We aim to develop a new, practicum-based science ethics training program which will be particularly appropriate for the diverse, practically oriented student population at the University of Houston. This project, "Experiencing Ethics", is funded by the National Science Foundation (NSF). Click here to read more about this effort.

Ethics in Science Seminar

The Origin of Social Impulse:
E.O. Wilson’s Recent and Controversial Rejection of Kin Selection in Historical Context

Professor Abraham H. Gibson

4, 2015
11:00 A.M. - 12:30 P.M.
232 Philip G. Hoffman Hall

E.O. Wilson’s recent decision to reject kin selection has sent shockwaves throughout the biological sciences. Over the past five years, more than a hundred researchers have signed letters protesting the Harvard biologist’s dramatic reversal. The skirmish has inspired heated debate among colleagues and has generated headlines in many of the world’s major newspapers. Making sense of Wilson’s decision and the controversy it has spawned requires familiarity with the historical record. This entails not only examining the conditions under which kin selection theory first emerged, but also the organicist tradition against which it rebelled. In similar fashion, one must not only examine Wilson’s long career, but also those thinkers who influenced him most, especially his intellectual grandfather, William Morton Wheeler (1865–1937). Drawing inspiration (and sometimes ideas) from his intellectual forebears, Wilson is confident that he has finally identified the origin of the social impulse. Read more...

  • Featured Blog

    Balancing The United States Energy Profile

    By Tyler Watkins | December 10, 2014

    In a recent study by H Damon Matthews et al. of Concordia University, it was found that the United States was the global leader in green house gas emissions. These gases have been proven to build up in the earth’s atmosphere and trap heat over time. Their accumulation has led to changes in the global climate and the United States’ government must not only take responsibility, but also make significant strides into lowering these harmful emissions. Read more ...

  • Featured Blog

    Timeless designs and irresponsible practices

    By Olga Bannova | December 10, 2014

    There are famous architects whose names probably well‐known even to people who are far from architectural profession: Zaha Hadid, Norman Foster, Frank Gehry, Santiago Calatrava, Renzo Piano, Jean Nouvel and quite few others. They have received Pritzker prizes and their creations are distributed around the world on postcards and tourists brochures. After all, buildings that we construct now and that will stand for years to come will represent our times to future generations, right? Maybe it is true and nothing else matters except a masterpiece that left for centuries to admire, argue about, or even hate but never remain neutral about it. Read more ...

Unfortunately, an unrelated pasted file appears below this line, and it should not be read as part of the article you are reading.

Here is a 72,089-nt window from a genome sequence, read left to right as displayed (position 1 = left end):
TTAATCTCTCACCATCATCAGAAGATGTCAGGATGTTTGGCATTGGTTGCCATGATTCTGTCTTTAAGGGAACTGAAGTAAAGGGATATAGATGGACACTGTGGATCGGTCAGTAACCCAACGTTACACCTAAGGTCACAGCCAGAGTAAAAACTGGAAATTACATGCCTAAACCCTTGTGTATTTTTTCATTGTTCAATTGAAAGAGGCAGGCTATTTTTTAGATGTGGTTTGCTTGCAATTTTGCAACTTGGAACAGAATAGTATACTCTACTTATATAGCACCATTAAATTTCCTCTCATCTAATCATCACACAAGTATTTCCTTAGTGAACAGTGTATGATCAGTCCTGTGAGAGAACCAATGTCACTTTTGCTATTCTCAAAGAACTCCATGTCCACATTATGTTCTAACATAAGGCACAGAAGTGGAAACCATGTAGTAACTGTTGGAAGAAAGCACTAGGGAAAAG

• Featured Blog

    Big Oil: Emulating the Tobacco Industry

    By Sophia Ewens | December 10, 2014

    When we see a stray can in our private gardens we do not hesitate to pick it up. It is considered common sense to prevent our children from playing in a lawn drenched in pesticides. Yet, because Earth is so unfathomably large, most of us quickly treat pollution and environmental degradation as if they are someone else’s problems rather than our own. But the Earth is ours. It is our only home and the provider of everything we need to survive. It is therefore essential that we translate the compassion we feel towards our private homes into a sense of concern on the grander scale. Read more ...

  • Featured Blog

    Technology – Do we control it or does it control us?

    By Dinesh Majeti | December 3, 2014

    The rate at which science is progressing is really breathtaking. About 50 years ago, one could imagine of what we have achieved today. Earlier, computers were the size of many rooms. With the intervention of mobile technology, we are able to produce computers that can fit into our pockets. We can know what’s happening all around the world at our fingertips. With Google glass, get the ability to carry a computer in our glasses instead of having to carry one in our hand. You can just say, ‘Ok Google’ and Google will do everything for you at your command. Read more ...

Featured Course

Ethics in Science (Fall 2015)

The course focuses on historical perspectives and current practices of ethics and professional responsibility in science, technology engineering and mathematics. It includes a practicum component in a science or medical lab.

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